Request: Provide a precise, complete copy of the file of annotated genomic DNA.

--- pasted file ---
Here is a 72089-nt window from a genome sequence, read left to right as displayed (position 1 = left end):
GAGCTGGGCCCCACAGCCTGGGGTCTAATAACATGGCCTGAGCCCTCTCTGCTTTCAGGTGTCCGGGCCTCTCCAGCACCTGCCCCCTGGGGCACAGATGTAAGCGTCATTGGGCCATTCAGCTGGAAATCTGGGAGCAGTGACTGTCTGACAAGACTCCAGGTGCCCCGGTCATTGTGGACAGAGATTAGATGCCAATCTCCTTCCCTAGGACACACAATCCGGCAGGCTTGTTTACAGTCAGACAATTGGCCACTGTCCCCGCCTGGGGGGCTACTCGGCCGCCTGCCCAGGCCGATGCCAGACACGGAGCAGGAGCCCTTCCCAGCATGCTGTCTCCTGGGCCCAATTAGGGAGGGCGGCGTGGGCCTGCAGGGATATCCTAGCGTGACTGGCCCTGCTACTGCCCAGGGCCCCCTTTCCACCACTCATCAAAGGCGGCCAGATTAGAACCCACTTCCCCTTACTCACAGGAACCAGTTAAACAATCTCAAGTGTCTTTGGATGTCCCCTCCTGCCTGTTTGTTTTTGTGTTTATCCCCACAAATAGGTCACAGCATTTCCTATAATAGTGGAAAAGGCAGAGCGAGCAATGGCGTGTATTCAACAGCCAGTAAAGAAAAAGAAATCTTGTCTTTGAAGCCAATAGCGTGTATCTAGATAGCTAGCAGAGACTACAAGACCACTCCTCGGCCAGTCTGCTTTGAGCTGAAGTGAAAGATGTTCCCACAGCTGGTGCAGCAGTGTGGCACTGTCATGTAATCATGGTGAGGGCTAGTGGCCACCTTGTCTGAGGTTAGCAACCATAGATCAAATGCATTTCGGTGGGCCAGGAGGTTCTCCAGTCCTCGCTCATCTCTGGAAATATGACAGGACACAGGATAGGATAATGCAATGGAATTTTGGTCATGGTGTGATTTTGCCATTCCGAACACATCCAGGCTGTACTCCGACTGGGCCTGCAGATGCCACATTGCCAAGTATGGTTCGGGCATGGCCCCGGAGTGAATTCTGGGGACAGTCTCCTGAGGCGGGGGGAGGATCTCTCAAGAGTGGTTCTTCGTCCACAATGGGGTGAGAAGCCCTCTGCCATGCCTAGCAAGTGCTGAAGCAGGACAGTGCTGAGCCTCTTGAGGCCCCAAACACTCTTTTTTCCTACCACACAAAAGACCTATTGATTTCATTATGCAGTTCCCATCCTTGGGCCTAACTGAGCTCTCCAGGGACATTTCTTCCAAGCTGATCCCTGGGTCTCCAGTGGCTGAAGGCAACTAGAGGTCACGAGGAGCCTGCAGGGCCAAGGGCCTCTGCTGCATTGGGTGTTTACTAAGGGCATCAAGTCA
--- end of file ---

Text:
Here is a 72089-nt window from a genome sequence, read left to right as displayed (position 1 = left end):
GAGCTGGGCCCCACAGCCTGGGGTCTAATAACATGGCCTGAGCCCTCTCTGCTTTCAGGTGTCCGGGCCTCTCCAGCACCTGCCCCCTGGGGCACAGATGTAAGCGTCATTGGGCCATTCAGCTGGAAATCTGGGAGCAGTGACTGTCTGACAAGACTCCAGGTGCCCCGGTCATTGTGGACAGAGATTAGATGCCAATCTCCTTCCCTAGGACACACAATCCGGCAGGCTTGTTTACAGTCAGACAATTGGCCACTGTCCCCGCCTGGGGGGCTACTCGGCCGCCTGCCCAGGCCGATGCCAGACACGGAGCAGGAGCCCTTCCCAGCATGCTGTCTCCTGGGCCCAATTAGGGAGGGCGGCGTGGGCCTGCAGGGATATCCTAGCGTGACTGGCCCTGCTACTGCCCAGGGCCCCCTTTCCACCACTCATCAAAGGCGGCCAGATTAGAACCCACTTCCCCTTACTCACAGGAACCAGTTAAACAATCTCAAGTGTCTTTGGATGTCCCCTCCTGCCTGTTTGTTTTTGTGTTTATCCCCACAAATAGGTCACAGCATTTCCTATAATAGTGGAAAAGGCAGAGCGAGCAATGGCGTGTATTCAACAGCCAGTAAAGAAAAAGAAATCTTGTCTTTGAAGCCAATAGCGTGTATCTAGATAGCTAGCAGAGACTACAAGACCACTCCTCGGCCAGTCTGCTTTGAGCTGAAGTGAAAGATGTTCCCACAGCTGGTGCAGCAGTGTGGCACTGTCATGTAATCATGGTGAGGGCTAGTGGCCACCTTGTCTGAGGTTAGCAACCATAGATCAAATGCATTTCGGTGGGCCAGGAGGTTCTCCAGTCCTCGCTCATCTCTGGAAATATGACAGGACACAGGATAGGATAATGCAATGGAATTTTGGTCATGGTGTGATTTTGCCATTCCGAACACATCCAGGCTGTACTCCGACTGGGCCTGCAGATGCCACATTGCCAAGTATGGTTCGGGCATGGCCCCGGAGTGAATTCTGGGGACAGTCTCCTGAGGCGGGGGGAGGATCTCTCAAGAGTGGTTCTTCGTCCACAATGGGGTGAGAAGCCCTCTGCCATGCCTAGCAAGTGCTGAAGCAGGACAGTGCTGAGCCTCTTGAGGCCCCAAACACTCTTTTTTCCTACCACACAAAAGACCTATTGATTTCATTATGCAGTTCCCATCCTTGGGCCTAACTGAGCTCTCCAGGGACATTTCTTCCAAGCTGATCCCTGGGTCTCCAGTGGCTGAAGGCAACTAGAGGTCACGAGGAGCCTGCAGGGCCAAGGGCCTCTGCTGCATTGGGTGTTTACTAAGGGCATCAAGTCA